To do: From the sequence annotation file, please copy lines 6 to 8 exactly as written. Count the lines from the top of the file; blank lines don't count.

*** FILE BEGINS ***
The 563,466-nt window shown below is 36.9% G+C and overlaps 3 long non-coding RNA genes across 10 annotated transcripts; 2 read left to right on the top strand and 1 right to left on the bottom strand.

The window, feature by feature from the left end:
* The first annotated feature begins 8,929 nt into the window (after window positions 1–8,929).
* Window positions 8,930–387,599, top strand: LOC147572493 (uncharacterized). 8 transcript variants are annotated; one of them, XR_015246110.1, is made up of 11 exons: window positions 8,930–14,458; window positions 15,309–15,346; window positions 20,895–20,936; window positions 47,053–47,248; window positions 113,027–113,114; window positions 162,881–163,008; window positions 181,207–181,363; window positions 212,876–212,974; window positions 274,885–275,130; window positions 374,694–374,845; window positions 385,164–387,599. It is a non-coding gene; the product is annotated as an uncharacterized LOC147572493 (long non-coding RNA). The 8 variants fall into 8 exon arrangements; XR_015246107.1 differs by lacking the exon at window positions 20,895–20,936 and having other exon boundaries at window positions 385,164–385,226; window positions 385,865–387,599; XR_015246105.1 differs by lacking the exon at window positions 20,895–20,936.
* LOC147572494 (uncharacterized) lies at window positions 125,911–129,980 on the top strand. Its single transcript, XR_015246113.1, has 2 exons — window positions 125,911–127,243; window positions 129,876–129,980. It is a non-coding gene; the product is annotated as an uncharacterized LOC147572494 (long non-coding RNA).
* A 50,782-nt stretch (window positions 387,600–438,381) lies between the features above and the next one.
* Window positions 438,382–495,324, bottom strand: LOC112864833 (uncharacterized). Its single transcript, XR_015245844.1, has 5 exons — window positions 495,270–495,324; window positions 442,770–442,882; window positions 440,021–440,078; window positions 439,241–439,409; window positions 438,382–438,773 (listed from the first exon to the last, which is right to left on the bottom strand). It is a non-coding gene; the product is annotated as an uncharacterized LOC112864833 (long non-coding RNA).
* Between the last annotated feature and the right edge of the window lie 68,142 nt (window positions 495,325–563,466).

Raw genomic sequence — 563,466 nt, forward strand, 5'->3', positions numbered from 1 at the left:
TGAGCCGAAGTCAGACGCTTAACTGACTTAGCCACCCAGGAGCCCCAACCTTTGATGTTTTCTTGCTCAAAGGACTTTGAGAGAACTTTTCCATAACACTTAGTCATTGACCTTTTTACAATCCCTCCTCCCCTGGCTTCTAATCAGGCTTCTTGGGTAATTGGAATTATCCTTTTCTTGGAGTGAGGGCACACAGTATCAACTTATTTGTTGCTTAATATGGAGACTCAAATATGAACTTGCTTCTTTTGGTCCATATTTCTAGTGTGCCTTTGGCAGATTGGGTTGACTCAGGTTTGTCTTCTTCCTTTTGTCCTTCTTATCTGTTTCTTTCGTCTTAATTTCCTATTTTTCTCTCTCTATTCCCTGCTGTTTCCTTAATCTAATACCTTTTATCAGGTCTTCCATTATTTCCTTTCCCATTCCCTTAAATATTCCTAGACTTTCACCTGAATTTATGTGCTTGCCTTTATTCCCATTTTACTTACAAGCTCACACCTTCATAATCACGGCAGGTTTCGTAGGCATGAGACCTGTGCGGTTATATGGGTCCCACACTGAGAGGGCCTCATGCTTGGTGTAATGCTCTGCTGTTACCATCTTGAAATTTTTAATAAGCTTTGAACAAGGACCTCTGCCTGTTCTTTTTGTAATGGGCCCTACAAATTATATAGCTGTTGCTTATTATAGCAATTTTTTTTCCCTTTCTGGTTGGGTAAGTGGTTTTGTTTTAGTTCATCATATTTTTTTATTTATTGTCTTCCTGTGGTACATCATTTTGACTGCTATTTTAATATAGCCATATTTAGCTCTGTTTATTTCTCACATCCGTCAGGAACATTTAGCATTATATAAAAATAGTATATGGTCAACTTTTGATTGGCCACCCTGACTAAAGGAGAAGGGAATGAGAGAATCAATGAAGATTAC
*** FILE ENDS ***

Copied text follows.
* A 50,782-nt stretch (window positions 387,600–438,381) lies between the features above and the next one.
* Window positions 438,382–495,324, bottom strand: LOC112864833 (uncharacterized). Its single transcript, XR_015245844.1, has 5 exons — window positions 495,270–495,324; window positions 442,770–442,882; window positions 440,021–440,078; window positions 439,241–439,409; window positions 438,382–438,773 (listed from the first exon to the last, which is right to left on the bottom strand). It is a non-coding gene; the product is annotated as an uncharacterized LOC112864833 (long non-coding RNA).
* Between the last annotated feature and the right edge of the window lie 68,142 nt (window positions 495,325–563,466).